Respirators are a form of personal protective equipment that provide respiratory protection against airborne contaminants. Respirators can either filter the ambient air or provide clean breathing air in the case of Self-Contained Breathing Apparatus (SCBA) systems.
What is a Fit Test?
A respirator fit test consists of several exercises designed to stress the respirator/face seal during which the test subject wears the respirator to be tested, and the ratio of the challenge agent concentration inside the mask to the ambient concentration is measured. This Ratio is the Fit Factor. In the CNC method ambient ultra-fine particulates are the challenge agent.
OSHA requires that respirator fit testing be done on tight fitting respirators. If the respirator does not rely on a tight seal around the face (i.e., PAPRs), it does not require testing. Tight fitting respirators including Filtering Facepieces such as N95 masks require either qualitative or quantitative fit testing. Full Face respirators must be tested with a quantitative method because the minimum Fit Factor required for a Full Face respirator is 500, which is not achievable with qualitative methods.
Fit Testing Frequency
Respirator fit testing must be done prior to using a mask on the job. The fit test is valid for one year unless there are any major changes to the face of the user. This may include major dental work, facial scarring, a visible change in weight or facial surgery. The fit test is only valid for the particular make, model, and size of the respirator tested.
Qualitative vs Quantitative Fit Testing
Quantitative Fit Testing:
A Quantitative Fit Test uses fit testing equipment to measure the leakage around the face seal of the respirator mask to give a “fit factor”. A minimum fit factor of 100 is required for half-mask respirators and a minimum fit factor of 500 for a full face piece respirator. An important consideration is the fact that a quantitative fit test does not rely on the test subject’s ability to sense the challenge agent nor his or her truthfulness.
Qualitative Fit Testing:
It is essentially a pass/fail test which measures a subject’s ability to detect any leakage of gas challenge agent into the respirator based on taste, smell or reaction to an irritant by the user. Due to the fairly large differences in a person’s ability to sense these challenge agents, the accuracy of the test is extremely low.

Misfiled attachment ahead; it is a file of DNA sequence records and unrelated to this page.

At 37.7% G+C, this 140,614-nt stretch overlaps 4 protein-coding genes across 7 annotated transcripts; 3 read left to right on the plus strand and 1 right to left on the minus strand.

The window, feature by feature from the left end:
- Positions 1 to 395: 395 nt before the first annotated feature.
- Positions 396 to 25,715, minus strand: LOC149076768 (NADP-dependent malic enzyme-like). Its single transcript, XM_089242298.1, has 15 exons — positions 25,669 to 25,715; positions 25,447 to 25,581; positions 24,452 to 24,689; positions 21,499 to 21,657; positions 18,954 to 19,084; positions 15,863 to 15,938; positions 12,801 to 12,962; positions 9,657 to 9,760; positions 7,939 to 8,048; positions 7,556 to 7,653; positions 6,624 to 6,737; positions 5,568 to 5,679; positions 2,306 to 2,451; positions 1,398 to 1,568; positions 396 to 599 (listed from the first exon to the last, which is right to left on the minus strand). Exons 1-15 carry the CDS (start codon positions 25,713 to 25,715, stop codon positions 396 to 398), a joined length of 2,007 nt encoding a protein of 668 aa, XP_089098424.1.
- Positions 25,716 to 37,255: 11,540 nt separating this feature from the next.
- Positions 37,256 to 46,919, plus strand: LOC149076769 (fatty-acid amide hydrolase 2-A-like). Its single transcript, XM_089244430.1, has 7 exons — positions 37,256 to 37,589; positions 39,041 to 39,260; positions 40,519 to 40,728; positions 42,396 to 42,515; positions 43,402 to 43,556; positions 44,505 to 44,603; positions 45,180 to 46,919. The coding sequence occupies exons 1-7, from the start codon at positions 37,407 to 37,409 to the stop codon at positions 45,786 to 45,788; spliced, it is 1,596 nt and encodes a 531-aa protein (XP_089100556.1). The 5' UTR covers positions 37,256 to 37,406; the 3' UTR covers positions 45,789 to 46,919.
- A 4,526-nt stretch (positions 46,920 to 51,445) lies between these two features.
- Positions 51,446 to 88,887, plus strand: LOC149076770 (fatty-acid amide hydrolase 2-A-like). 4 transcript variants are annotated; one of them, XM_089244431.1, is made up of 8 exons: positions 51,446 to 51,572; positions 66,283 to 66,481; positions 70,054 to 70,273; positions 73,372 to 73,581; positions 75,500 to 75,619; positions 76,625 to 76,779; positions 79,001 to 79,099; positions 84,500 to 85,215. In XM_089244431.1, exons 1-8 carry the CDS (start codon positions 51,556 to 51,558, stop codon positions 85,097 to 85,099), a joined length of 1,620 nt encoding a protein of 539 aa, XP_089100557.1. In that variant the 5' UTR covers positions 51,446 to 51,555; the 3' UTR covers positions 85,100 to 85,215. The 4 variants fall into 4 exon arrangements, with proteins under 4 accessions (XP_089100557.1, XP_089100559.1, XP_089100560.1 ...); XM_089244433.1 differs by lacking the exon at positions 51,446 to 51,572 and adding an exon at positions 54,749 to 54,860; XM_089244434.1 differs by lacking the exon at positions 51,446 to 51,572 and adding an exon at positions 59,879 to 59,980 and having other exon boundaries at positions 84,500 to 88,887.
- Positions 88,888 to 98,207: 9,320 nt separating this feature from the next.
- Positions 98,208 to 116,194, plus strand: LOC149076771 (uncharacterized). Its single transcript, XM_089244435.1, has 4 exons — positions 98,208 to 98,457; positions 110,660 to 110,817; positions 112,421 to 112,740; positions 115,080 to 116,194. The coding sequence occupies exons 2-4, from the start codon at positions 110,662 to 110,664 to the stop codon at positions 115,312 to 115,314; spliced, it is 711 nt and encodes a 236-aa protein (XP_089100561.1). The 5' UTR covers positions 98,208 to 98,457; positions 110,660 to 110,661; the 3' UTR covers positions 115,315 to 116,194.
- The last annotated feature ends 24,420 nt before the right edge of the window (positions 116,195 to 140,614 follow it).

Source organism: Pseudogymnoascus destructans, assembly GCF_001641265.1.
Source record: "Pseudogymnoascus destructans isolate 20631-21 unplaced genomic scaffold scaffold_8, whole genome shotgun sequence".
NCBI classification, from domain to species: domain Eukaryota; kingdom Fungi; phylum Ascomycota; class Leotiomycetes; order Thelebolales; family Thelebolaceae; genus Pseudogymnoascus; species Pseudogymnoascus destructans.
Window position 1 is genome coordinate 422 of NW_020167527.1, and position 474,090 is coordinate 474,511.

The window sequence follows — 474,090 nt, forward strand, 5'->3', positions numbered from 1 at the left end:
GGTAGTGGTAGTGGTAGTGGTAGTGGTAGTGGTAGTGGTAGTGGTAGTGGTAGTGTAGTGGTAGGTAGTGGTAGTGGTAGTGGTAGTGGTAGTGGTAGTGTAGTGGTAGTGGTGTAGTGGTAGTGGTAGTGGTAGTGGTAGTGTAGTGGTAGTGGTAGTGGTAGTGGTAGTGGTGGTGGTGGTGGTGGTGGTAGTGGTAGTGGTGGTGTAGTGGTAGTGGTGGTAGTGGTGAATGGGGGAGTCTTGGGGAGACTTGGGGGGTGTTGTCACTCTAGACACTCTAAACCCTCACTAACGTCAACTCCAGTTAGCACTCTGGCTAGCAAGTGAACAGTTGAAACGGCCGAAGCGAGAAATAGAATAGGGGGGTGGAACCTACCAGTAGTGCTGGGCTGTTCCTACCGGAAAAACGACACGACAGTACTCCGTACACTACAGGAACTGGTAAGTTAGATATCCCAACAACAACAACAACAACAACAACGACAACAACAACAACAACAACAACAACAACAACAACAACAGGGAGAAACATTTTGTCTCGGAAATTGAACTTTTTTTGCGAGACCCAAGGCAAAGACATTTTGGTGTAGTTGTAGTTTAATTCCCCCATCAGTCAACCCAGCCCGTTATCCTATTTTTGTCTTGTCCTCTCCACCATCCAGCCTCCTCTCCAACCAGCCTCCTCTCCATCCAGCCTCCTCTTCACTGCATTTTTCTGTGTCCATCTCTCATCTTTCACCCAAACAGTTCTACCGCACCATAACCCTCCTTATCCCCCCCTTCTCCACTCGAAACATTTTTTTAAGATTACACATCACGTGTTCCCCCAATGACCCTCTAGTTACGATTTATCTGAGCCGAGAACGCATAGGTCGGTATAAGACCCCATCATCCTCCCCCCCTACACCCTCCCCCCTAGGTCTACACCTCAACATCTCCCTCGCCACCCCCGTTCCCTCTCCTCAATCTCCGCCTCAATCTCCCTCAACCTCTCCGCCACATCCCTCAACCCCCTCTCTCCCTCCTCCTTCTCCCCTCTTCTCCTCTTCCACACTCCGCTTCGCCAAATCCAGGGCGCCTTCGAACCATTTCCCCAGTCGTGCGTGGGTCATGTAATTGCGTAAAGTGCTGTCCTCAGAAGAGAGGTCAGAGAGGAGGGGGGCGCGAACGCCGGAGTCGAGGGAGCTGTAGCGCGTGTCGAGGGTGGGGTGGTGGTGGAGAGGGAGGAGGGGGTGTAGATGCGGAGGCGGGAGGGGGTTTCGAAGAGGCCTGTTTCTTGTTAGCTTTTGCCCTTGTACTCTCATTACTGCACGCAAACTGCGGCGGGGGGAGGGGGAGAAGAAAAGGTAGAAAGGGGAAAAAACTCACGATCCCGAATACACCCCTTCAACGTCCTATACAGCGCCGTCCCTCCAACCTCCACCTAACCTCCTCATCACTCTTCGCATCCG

Quantitative Fit Testing Equipment
Cutting-edge respirator fit testing machines can help to save lives with the most accurate testing possible.
Designed with all respirator users in mind, the AccuFIT9000 is an ideal solution for industrial, first responder, and healthcare respirator users who are looking for one product that can address all of their fit testing needs in an affordable way.
Respirator fit must be tested annually, and must be re-tested if there are any changes in the physical appearance and/or structure of the face.
Learn More About Accutec-IHS Products
Respirator Fit Testing FAQ
An Ambient Aerosol Concentration (AAC) Condensation Nuclei Counting (CNC) fit test consists of several exercises during which the test subject wears the respirator to be tested, and the ratio of the particulate concentration inside the mask to the ambient concentration is measured.
These exercises are designed to stress the face-to-respirator seal. Please refer to 29 CFR 1910.134 for a complete description of the fit test protocol.
The fit test is good for one year for the particular person and respirator brand and model tested.
29 CFR 1910.134 is very unambiguous here – clean-shaven respirator seal area is mandatory. The onus is placed on the person administering the test to ensure that this is observed. The regulation goes even further; it is mandatory that the person must also be clean-shaven while wearing the respirator in the performance of the work duties.
Typical charges for a fit test range from $30-50. We can provide a spreadsheet that you can use to calculate cost/benefit of contract to in house fit testing.
Refer to 29 CFR 1910.134. If it is determined that a condition exists that would mandate the wearing of a tight-fitting respirator, it must be fit-tested. If an employee elects to wear a respirator on a voluntary, non-mandated basis, no fit test is required.
Common Workplaces Requiring Respirator Fit Testing
Respirators are used in variety of fields and disciplines. Fit testing requirements may vary between industry by frequency of testing or specified testing methods.
First Responders – The dangers that first responders and firefighters face vary greatly but include explosions, fire, falling debris, and many more. The contaminants in air can cause pulmonary damage to individuals who do not have a properly-fitted respirator.
Chemical – Any workplace that requires individuals to work directly with chemicals will have specific requirements for respirators as specified in their Respiratory Protection Program. too. While the style of the respirator mask varies, they’re all built to protect individuals against various organic vapors and gases assuming that the filter is chosen which is specific to the type of vapor present.
Military – Our military personnel face all types of hazardous materials and the respirator is made to protect them from chemical and biological agents, along with radiological fallout particles, and many other various potentially harmful inhalants.
Healthcare – Healthcare personnel can be exposed to diseases transmitted when infectious agents are suspended as aerosols or present in particles or droplets. In such cases, respirators should be used and need to be tested.